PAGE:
The Case Study Houses were experiments in American residential architecture sponsored by Arts & Architecture magazine, which commissioned major architects of the day, including Richard Neutra, Raphael Soriano, Craig Ellwood, Charles and Ray Eames, Pierre Koenig, Eero Saarinen, A. Quincy Jones, Edward Killingsworth, and Ralph Rapson to design and build inexpensive and efficient model homes for the United States residential housing boom caused by the end of World War II and the return of millions of soldiers.
The program ran intermittently from 1945 until 1966. The first six houses were built by 1948 and attracted more than 350,000 visitors. While not all 36 designs were built, most of those that were constructed were built in Los Angeles, and one was built in San Rafael, Northern California and Phoenix, Arizona each. Of the unbuilt houses #19 was to have been built in Atherton, in the San Francisco Bay Area, while #27 was to have been built on the east coast, in Smoke Rise, New Jersey.
A number of the houses appeared in the magazine in iconic black-and-white photographs by architectural photographer Julius Shulman.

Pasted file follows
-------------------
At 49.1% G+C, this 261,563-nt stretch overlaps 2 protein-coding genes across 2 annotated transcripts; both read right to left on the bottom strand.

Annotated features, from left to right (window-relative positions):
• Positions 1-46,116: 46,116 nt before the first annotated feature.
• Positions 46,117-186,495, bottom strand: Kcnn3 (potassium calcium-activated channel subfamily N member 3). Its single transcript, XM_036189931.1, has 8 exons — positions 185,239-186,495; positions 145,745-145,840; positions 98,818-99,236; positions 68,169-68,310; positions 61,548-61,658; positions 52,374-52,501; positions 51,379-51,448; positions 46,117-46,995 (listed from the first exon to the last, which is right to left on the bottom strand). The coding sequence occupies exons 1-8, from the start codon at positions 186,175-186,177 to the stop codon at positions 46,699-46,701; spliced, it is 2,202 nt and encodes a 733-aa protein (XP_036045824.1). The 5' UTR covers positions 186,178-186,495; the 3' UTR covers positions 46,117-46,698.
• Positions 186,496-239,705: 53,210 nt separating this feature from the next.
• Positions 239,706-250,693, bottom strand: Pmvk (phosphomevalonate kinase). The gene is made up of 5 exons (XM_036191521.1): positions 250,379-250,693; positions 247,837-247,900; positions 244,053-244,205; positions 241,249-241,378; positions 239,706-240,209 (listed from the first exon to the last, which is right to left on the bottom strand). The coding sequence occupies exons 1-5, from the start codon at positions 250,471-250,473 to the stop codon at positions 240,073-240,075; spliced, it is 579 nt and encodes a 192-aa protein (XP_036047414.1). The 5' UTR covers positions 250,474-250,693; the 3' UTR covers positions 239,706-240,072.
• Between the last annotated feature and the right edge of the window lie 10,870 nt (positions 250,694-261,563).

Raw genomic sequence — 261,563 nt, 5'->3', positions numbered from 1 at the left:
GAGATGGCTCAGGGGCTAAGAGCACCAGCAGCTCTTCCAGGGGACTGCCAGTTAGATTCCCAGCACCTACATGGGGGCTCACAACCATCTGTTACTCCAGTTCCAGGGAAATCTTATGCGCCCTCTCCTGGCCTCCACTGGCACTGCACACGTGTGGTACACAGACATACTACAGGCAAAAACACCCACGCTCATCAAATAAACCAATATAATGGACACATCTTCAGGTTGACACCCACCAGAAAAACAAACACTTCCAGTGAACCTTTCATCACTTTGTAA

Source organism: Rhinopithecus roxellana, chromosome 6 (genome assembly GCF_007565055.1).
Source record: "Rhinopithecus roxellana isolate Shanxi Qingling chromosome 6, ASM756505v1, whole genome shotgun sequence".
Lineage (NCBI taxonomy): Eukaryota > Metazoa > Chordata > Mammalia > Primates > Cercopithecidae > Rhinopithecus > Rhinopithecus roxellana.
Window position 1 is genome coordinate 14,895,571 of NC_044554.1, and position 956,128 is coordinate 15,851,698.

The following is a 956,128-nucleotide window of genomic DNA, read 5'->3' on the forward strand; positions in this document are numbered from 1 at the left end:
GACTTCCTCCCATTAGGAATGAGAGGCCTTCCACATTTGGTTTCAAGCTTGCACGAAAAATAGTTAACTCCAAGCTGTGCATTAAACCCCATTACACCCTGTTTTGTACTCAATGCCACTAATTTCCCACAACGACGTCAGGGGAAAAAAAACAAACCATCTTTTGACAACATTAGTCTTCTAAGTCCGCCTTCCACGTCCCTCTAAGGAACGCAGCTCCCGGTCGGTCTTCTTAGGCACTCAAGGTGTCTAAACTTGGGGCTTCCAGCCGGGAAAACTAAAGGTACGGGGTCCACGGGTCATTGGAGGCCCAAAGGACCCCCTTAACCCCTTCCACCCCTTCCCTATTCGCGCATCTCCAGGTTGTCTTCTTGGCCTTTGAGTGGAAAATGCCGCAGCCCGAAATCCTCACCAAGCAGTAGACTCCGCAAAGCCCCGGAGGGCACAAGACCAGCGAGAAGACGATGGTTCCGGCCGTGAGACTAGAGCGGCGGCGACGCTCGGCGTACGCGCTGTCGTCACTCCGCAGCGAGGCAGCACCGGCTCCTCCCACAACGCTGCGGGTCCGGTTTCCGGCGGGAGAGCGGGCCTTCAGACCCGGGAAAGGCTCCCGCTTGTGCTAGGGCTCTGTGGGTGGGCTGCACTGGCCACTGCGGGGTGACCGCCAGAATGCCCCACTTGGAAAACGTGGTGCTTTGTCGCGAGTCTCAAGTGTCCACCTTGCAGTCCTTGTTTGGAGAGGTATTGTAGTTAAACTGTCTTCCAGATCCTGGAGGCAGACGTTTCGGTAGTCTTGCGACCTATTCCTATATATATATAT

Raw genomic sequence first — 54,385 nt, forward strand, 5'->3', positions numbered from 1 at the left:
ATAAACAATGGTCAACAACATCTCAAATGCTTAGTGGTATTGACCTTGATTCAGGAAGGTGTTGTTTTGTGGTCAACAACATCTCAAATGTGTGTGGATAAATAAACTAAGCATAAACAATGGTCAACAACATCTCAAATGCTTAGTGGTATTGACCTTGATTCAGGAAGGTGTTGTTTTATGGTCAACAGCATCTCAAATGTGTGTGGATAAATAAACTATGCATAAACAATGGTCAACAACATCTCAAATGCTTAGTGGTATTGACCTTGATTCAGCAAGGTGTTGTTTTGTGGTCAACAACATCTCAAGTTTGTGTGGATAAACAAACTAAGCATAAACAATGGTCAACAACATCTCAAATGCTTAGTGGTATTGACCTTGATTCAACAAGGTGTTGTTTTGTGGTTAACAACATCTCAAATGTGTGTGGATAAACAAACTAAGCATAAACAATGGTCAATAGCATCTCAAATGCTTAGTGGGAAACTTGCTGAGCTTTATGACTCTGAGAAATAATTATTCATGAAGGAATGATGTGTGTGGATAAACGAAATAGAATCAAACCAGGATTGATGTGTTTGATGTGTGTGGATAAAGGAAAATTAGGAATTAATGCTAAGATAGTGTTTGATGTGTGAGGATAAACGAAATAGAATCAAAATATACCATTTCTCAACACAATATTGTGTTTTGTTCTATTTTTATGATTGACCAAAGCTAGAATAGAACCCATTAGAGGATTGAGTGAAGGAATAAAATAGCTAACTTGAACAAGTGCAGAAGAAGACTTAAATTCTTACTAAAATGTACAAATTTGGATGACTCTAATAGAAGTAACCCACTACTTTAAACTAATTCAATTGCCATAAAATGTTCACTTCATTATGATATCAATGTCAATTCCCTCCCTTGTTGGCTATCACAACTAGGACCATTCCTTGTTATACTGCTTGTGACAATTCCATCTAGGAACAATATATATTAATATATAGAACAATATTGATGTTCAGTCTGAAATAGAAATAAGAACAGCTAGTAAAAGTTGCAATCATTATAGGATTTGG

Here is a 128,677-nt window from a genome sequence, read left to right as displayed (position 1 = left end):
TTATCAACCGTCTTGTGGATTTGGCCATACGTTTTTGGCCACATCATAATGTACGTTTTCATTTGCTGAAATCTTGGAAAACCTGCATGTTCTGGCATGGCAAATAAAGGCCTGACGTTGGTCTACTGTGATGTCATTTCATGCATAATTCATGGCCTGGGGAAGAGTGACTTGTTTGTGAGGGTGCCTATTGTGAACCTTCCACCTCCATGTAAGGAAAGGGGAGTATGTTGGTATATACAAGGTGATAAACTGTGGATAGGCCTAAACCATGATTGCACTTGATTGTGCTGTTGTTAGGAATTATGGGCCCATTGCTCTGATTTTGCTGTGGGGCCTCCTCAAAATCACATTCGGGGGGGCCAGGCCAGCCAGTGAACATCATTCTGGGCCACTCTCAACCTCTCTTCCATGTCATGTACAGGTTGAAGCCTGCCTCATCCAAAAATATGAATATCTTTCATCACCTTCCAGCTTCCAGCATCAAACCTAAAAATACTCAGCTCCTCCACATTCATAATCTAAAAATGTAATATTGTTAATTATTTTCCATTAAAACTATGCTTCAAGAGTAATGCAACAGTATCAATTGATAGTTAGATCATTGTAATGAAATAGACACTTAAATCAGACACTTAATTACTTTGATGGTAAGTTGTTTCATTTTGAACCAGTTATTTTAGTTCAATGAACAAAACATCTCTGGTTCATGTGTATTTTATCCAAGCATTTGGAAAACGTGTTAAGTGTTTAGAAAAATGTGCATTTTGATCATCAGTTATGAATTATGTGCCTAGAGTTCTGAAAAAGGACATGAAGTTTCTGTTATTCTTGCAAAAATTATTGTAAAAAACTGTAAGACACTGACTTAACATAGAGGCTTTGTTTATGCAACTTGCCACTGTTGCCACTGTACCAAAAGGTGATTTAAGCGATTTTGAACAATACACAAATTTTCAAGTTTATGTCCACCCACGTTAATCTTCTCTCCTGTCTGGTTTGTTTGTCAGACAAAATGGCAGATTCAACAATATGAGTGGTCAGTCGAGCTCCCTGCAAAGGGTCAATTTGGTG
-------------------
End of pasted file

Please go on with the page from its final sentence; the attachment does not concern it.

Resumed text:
List of Case Study Houses
|Number||Name||Architect(s)||Publication||Constructed||Status||Address||City||Arts & Architecture|
|1||J. R. Davidson||February 1945||1945||Unbuilt||CSH#1|
|1||J. R. Davidson||February 1948||1948||Extant||10152 Toluca Lake Avenue||North Hollywood||CSH#1||VGT|
|2||Sumner Spaulding and John Rex||August 1947||1947||Extant||857 Chapea Road||Pasadena||CSH#2||VGT|
|3||William Wurster and Theodore Bernardi||March 1949||1949||Demolished||13187 Chalon Road||Los Angeles||CSH#3||VGT|
|4||Greenbelt House||Ralph Rapson||September 1945||1989||Exhibit: Museum of Contemporary Art of Los Angeles||CSH#4|
|5||Loggia House||Whitney R. Smith||April 1946||Unbuilt||CSH#5|
|6||Omega||Richard Neutra||October 1945||Unbuilt||CSH#6|
|7||Thornton Abell||July 1948||1948||Extant||6236 North Deerfield Avenue||San Gabriel||CSH#7||VGT|
|8||Eames House||Charles and Ray Eames||December 1949||1949||Extant||203 Chautauqua Boulevard||Pacific Palisades||CSH#8||VGT|
|9||Entenza House||Charles Eames and Eero Saarinen||July 1950||1949||Extant||205 Chautauqua Boulevard||Pacific Palisades||CSH#9||VGT, VGT|
|10||Kemper Nomland and Kemper Nomland, Jr.||October 1947||1947||Significantly Altered||711 South San Rafael Avenue||Pasadena||CSH#10||VGT|
|11||J. R. Davidson||July 1946||1946||Demolished||540 South Barrington Avenue||West Los Angeles||CSH#11|
|12||Whitney R. Smith||February 1946||Unbuilt||CSH#12|
|13||Alpha||Richard Neutra||March 1946||Unbuilt||CSH#13|